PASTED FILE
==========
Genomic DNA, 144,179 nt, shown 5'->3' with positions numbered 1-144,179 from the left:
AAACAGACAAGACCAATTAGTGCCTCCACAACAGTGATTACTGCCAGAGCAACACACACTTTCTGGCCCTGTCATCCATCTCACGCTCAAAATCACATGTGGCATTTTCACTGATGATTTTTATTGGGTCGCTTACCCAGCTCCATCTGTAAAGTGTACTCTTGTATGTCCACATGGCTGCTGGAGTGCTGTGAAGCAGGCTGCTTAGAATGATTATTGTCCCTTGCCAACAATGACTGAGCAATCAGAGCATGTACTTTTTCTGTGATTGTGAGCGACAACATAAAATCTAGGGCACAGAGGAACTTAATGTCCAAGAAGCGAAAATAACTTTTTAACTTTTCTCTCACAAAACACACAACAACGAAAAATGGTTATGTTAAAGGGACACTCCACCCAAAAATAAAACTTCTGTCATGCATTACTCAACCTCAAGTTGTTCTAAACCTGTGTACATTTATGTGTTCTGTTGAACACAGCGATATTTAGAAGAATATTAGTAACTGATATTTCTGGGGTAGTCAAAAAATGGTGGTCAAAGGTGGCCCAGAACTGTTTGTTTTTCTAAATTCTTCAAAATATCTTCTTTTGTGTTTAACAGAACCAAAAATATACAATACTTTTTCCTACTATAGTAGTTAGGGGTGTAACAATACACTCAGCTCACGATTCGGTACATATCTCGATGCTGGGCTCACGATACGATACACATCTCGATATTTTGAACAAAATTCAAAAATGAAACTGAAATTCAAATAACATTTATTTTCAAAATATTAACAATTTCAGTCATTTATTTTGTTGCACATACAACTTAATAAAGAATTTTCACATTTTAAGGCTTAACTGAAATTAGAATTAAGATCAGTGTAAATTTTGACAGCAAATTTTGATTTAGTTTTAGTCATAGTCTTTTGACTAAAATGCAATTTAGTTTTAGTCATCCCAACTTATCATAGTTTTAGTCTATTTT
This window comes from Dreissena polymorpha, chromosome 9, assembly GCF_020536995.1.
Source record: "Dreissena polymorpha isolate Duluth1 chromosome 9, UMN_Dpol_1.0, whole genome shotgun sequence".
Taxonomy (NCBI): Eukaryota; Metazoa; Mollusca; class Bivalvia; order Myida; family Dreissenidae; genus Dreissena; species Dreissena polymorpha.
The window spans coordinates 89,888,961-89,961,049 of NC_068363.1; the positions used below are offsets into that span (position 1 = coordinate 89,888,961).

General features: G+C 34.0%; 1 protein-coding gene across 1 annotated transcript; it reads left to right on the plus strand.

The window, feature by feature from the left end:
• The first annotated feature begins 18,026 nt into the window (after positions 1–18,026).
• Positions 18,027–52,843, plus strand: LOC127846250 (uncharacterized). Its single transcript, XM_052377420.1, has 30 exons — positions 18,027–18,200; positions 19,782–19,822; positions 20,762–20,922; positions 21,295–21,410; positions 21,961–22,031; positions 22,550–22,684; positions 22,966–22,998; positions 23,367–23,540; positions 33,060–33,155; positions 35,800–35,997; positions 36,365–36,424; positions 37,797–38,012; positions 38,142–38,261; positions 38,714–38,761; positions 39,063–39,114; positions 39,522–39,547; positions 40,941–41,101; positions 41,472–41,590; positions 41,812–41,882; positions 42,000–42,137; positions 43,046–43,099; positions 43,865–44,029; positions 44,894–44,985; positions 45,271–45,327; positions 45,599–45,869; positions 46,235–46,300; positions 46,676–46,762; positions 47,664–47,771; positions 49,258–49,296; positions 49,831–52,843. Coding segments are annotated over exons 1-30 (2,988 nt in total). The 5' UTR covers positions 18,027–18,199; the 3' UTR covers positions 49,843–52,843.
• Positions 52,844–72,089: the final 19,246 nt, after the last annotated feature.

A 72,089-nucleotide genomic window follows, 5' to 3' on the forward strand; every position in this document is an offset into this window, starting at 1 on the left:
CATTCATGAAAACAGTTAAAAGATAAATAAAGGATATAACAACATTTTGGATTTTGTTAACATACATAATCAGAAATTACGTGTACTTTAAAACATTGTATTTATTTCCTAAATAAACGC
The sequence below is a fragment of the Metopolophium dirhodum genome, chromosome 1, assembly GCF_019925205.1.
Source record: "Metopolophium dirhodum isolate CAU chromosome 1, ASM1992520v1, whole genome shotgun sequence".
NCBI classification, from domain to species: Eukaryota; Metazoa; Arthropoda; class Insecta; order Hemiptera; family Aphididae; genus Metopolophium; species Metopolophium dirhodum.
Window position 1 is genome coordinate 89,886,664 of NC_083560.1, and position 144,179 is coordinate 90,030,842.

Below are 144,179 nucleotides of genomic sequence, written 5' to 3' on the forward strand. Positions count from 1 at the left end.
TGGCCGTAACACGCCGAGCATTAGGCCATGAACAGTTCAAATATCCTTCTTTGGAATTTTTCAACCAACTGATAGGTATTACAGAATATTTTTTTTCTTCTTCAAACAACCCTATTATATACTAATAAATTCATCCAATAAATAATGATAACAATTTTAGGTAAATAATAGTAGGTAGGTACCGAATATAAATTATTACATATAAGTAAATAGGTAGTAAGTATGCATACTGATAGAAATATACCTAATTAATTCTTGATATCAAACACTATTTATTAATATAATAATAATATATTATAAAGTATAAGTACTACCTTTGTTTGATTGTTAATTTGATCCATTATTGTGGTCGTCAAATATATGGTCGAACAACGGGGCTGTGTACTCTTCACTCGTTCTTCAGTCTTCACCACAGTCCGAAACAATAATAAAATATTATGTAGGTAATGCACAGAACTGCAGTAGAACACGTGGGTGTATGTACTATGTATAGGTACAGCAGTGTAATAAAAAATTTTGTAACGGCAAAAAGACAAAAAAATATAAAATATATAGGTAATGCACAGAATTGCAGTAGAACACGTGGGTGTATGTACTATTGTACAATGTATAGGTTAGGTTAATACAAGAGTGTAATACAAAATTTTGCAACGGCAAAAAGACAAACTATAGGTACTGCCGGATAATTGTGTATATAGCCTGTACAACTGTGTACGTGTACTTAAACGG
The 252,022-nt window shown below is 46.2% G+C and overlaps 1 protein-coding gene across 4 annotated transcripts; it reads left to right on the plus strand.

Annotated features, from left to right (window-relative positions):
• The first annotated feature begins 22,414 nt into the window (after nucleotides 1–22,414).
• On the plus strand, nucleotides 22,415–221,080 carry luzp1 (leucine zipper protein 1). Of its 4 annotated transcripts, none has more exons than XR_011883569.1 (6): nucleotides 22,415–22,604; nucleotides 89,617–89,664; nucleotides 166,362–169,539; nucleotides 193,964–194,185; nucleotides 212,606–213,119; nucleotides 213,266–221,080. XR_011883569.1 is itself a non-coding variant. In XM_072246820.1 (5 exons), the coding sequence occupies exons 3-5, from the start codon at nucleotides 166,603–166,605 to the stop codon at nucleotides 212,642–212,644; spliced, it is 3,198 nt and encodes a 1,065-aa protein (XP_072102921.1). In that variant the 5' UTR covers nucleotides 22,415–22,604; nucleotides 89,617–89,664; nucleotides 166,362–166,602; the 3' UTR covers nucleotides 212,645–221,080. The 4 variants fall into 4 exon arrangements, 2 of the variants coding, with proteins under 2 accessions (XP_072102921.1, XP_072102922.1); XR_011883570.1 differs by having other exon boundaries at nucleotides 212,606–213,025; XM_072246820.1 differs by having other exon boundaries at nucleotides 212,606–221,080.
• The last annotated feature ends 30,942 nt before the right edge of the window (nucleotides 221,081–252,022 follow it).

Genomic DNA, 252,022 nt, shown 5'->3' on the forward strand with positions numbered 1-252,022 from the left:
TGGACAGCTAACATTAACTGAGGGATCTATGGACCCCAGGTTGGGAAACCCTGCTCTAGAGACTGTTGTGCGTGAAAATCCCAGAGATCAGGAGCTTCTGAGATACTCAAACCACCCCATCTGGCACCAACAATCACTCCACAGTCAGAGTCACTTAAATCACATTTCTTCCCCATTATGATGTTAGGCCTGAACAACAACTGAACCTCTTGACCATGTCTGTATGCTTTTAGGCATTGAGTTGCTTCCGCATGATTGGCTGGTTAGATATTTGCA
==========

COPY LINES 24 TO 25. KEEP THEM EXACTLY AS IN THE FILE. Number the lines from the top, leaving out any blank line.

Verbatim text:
• The last annotated feature ends 30,942 nt before the right edge of the window (nucleotides 221,081–252,022 follow it).

Genomic DNA, 252,022 nt, shown 5'->3' on the forward strand with positions numbered 1-252,022 from the left: